Right now, there are more than 800 million women and girls around the world who are menstruating. Many of them, thanks to modern day convinces such as easily accessible feminine products, are able to go about their day as they normally would.
However, girls and women living in poverty do not have this luxury. Thousands of them do not have access to a clean toilet with running water. Most of them are not able to afford menstrual hygiene supplies and some might not even know what is happening to them.
A study in India found that almost 70 percent of girls had never been educated on menstruation and were unaware of what was happening to their body the first time they menstruated.
Seeing as about half of the world’s population menstruates at some point in their life and the inability to effectively manage it has rippling effects, ensuring that girls and women have the proper tools and knowledge to manage their monthly cycle is imperative to allow them to prosper every day of every year.
In many developing countries, primary and secondary school dropout rates are higher for girls when compared to boys. Girls make up over 54 percent of the uneducated population of the world.
In many countries, girls are not culturally or legally allowed to attend school or they are needed to stay home and help generate an income for their families. However, at least a portion of this percentage have dropped out of school due to more subtle, but more easily addressable, reasons.
Girls in developing countries not only have to face intense discrimination in their pursuit of an education but also the fact that, in many poor countries, feminine hygiene products are unavailable or too expensive.
So, girls are left to make due with alternatives such as unsterilized cloths, newspaper, bark, banana leaves and even dung. Most of these alternatives are not only unhygienic and can lead to serious health issues, but are also ineffective.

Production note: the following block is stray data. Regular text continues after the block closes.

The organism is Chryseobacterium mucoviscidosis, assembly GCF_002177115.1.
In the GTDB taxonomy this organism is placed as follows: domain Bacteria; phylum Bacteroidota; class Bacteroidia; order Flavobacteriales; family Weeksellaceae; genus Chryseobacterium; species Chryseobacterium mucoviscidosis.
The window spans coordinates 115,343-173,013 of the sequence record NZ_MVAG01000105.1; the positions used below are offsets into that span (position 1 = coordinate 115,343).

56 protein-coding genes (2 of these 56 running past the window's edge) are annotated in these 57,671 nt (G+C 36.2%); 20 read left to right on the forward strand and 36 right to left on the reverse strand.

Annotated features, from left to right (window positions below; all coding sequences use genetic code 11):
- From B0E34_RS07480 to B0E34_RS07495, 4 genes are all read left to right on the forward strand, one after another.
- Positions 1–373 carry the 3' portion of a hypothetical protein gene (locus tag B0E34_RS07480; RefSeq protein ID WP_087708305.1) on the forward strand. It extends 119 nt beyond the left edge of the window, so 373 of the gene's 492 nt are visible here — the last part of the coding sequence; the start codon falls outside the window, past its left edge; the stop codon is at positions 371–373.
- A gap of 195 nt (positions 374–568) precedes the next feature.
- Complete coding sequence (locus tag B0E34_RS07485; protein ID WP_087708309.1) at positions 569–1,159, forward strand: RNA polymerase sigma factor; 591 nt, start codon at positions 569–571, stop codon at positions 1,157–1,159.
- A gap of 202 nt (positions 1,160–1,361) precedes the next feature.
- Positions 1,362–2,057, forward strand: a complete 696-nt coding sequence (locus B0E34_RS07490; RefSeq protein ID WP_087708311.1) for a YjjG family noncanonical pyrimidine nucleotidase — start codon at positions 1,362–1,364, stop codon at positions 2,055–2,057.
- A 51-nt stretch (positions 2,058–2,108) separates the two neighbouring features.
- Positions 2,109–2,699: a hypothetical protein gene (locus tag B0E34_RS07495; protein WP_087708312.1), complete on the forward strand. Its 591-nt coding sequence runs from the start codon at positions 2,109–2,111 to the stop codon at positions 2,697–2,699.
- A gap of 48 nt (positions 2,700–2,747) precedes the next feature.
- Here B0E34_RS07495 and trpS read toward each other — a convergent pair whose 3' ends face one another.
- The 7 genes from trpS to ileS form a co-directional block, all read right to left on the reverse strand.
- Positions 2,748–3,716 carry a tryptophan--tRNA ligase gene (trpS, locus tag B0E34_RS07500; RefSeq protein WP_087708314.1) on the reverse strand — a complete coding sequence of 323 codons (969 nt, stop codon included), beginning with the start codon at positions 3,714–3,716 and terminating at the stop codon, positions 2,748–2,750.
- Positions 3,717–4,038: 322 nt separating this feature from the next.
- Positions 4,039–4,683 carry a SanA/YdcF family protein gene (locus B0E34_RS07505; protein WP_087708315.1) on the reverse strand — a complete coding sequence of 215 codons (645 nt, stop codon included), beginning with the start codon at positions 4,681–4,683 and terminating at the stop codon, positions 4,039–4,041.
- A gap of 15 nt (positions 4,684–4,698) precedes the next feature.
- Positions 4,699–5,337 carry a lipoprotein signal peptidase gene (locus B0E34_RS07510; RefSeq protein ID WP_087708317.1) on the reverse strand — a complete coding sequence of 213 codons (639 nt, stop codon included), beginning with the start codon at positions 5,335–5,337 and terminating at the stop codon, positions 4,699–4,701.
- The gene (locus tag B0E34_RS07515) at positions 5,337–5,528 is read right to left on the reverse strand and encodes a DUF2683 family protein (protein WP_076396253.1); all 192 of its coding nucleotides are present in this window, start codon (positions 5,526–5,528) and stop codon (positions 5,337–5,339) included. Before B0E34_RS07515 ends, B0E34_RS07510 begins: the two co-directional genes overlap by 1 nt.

This leads to many girls staying home from school while they are menstruating, thus causing them to miss nearly an entire month of school every year.
Most sanitary pads that are used during menstruation are made from pine-fiber, which is an expensive material to make and is generally imported from Norway or North America.
An organization in Kenya, ZanaAfrica, which is supported by Grand Challenges Canada and the Bill & Melinda Gates Foundation, has been working to patent a new, inexpensive pad that is made using free agricultural byproducts. It is their hope that these new sanitary pads improve health for girls.
Megan Mukuria and Dr. Lawino Kagumba from the organization are the primary leaders of this effort and they have been experimenting with different formulas and designs on how to manufacture an effective, yet inexpensive sanitary pad for girls living in developing or poor nations.
They are hopeful that by addressing the need for cheaper, yet still effective, feminine hygiene products they can not only decrease health issues resulting from improper menstruation care, but also decrease school dropout rates for young girls.
– Brittney Dimond